Western Union also seems to still be offering telegram notes from the U.S. to Mexico, according to their web page.
Normally, the street of Paseo de los Heroes is full of cars and not at all the kind of place where you would linger at. But that has all changed on Sundays when local police close off a portion of the street’s access points to vehicles. From about 10 a.m. to 2 p.m. the city’s residents are invited to reclaim Paseo de los Heroes through a new program called “Via Libre, La Calle es Tuya.” That roughly translates to “Open Road, the Street is Yours.”
Curious, I dropped by on a recent Sunday and saw enormous potential. With no cars in sight, residents were able to do laps on their bicycles (some free rentals are available, too!). Kids on skateboards and inline skates took to the asphalt. Young children pedaled furiously on tricycles. There was entertainment, too: A giant chess game, a giant Jenga game, obstacle courses and a pair of strolling musicians who let volunteers step in as conductors. Families lounged on the grassy center divide near a small collection of photos and paintings, a few couples brought their leashed dogs, and a pair of young guitar players strummed on a street corner.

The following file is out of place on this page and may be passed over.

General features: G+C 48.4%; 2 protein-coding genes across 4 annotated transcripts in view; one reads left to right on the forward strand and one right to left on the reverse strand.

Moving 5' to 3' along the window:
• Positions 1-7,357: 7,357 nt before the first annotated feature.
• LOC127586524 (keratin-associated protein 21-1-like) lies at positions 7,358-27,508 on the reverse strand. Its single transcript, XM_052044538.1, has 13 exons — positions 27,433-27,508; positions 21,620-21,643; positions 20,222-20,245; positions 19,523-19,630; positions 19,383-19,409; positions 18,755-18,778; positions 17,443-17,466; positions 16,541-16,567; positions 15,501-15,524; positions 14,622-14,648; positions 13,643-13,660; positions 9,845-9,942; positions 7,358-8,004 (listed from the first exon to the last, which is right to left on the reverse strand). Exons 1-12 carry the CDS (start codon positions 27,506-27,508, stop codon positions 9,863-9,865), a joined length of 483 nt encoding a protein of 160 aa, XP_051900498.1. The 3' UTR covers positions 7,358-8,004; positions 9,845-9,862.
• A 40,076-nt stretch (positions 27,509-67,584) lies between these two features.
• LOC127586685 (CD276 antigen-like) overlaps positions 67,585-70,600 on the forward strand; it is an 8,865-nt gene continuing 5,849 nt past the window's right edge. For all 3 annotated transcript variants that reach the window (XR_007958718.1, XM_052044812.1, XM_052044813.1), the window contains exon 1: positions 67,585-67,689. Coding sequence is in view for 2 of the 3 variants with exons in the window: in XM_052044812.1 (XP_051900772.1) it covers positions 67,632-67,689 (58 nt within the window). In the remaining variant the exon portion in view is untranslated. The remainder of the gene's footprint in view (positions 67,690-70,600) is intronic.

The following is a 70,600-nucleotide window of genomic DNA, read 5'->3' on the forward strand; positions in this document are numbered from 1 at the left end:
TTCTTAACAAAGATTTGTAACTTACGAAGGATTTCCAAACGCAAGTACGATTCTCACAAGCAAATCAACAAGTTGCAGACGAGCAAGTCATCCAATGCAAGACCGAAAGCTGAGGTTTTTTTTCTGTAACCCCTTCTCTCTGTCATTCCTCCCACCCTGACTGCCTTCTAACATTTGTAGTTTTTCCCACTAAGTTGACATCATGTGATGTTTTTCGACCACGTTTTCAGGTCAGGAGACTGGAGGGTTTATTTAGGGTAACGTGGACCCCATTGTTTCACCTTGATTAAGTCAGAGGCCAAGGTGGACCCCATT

Not a lot of people seem to be aware of the program so it will be interesting to see how the Sunday street scene evolves. I’ve written before about how Tijuana doesn’t have a sense of centrality like other Mexican cities that were built around a traditional plaza. A four-block area along Paseo de los Heroes may not make a square, but it’s a linear start. The program is expected to last through November.
To get there: Paseo de los Heroes is one of the city’s main streets and a major entrance and exit point for the San Ysidro border. Signs at the border will guide you to the street, which takes you to the city’s Zona Rio business district and the CECUT cultural center. The closed-off portion starts at the traffic circle of the Indian (Aztec ruler Cuauhtemoc). You can park at the Zona Rio mall or one of the nearby side streets.
Posted in Travel, Uncategorized
Tagged Baja California, border, mexico, paseo de los heroes, recreation, Tijuana, tijuana events, tijuana festivals, tijuana weekend activities, Travel
San Diego Magazine is publishing a series of stories about drug trafficking along the border. In the first installment, S.D. Liddick explores the case of the 2006 beheadings of the Rosarito Beach police officers, which was linked to the Arellano-Felix drug organization. It’s well worth the read. Liddick spent considerable time collecting information for this story. I know because at one point when I still worked at The San Diego Union-Tribune, he lost the cell phone number for the former Rosarito police chief Valente Montijo-Pompa - and I helped him get back in touch with the chief.